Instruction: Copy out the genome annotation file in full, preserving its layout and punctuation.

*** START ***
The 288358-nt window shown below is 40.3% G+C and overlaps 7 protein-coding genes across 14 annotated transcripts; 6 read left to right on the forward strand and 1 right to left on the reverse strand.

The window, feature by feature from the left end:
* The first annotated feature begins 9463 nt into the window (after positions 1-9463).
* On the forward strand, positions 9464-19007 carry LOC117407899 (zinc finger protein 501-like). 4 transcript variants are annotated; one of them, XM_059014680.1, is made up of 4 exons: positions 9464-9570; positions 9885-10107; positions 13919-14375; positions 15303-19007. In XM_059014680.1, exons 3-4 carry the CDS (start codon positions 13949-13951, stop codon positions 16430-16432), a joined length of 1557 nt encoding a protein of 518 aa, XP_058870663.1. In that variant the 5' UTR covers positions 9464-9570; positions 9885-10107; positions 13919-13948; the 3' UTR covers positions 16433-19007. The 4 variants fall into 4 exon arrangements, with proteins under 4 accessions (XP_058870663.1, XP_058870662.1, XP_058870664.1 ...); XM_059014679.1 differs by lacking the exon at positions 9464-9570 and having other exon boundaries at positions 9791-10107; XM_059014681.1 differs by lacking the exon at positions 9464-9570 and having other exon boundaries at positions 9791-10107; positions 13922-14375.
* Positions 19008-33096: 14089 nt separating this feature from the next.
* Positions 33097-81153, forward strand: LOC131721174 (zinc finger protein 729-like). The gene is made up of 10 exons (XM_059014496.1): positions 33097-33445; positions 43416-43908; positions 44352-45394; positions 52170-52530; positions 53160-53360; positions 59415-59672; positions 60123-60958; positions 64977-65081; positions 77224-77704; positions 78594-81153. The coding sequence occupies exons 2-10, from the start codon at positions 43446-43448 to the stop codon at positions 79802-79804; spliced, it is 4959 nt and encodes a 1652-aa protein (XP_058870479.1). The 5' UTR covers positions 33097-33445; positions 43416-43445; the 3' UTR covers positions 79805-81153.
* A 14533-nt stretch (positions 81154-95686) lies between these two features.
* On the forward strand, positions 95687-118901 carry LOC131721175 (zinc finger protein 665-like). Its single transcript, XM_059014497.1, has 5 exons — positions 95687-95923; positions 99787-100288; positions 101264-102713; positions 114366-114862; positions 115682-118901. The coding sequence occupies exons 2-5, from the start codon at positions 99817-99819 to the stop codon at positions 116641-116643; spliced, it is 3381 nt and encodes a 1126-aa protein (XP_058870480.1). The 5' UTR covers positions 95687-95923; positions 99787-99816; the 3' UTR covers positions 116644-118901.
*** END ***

The 288358-nt window shown below is 40.3% G+C and overlaps 7 protein-coding genes across 14 annotated transcripts; 6 read left to right on the forward strand and 1 right to left on the reverse strand.

The window, feature by feature from the left end:
* The first annotated feature begins 9463 nt into the window (after positions 1-9463).
* On the forward strand, positions 9464-19007 carry LOC117407899 (zinc finger protein 501-like). 4 transcript variants are annotated; one of them, XM_059014680.1, is made up of 4 exons: positions 9464-9570; positions 9885-10107; positions 13919-14375; positions 15303-19007. In XM_059014680.1, exons 3-4 carry the CDS (start codon positions 13949-13951, stop codon positions 16430-16432), a joined length of 1557 nt encoding a protein of 518 aa, XP_058870663.1. In that variant the 5' UTR covers positions 9464-9570; positions 9885-10107; positions 13919-13948; the 3' UTR covers positions 16433-19007. The 4 variants fall into 4 exon arrangements, with proteins under 4 accessions (XP_058870663.1, XP_058870662.1, XP_058870664.1 ...); XM_059014679.1 differs by lacking the exon at positions 9464-9570 and having other exon boundaries at positions 9791-10107; XM_059014681.1 differs by lacking the exon at positions 9464-9570 and having other exon boundaries at positions 9791-10107; positions 13922-14375.
* Positions 19008-33096: 14089 nt separating this feature from the next.
* Positions 33097-81153, forward strand: LOC131721174 (zinc finger protein 729-like). The gene is made up of 10 exons (XM_059014496.1): positions 33097-33445; positions 43416-43908; positions 44352-45394; positions 52170-52530; positions 53160-53360; positions 59415-59672; positions 60123-60958; positions 64977-65081; positions 77224-77704; positions 78594-81153. The coding sequence occupies exons 2-10, from the start codon at positions 43446-43448 to the stop codon at positions 79802-79804; spliced, it is 4959 nt and encodes a 1652-aa protein (XP_058870479.1). The 5' UTR covers positions 33097-33445; positions 43416-43445; the 3' UTR covers positions 79805-81153.
* A 14533-nt stretch (positions 81154-95686) lies between these two features.
* On the forward strand, positions 95687-118901 carry LOC131721175 (zinc finger protein 665-like). Its single transcript, XM_059014497.1, has 5 exons — positions 95687-95923; positions 99787-100288; positions 101264-102713; positions 114366-114862; positions 115682-118901. The coding sequence occupies exons 2-5, from the start codon at positions 99817-99819 to the stop codon at positions 116641-116643; spliced, it is 3381 nt and encodes a 1126-aa protein (XP_058870480.1). The 5' UTR covers positions 95687-95923; positions 99787-99816; the 3' UTR covers positions 116644-118901.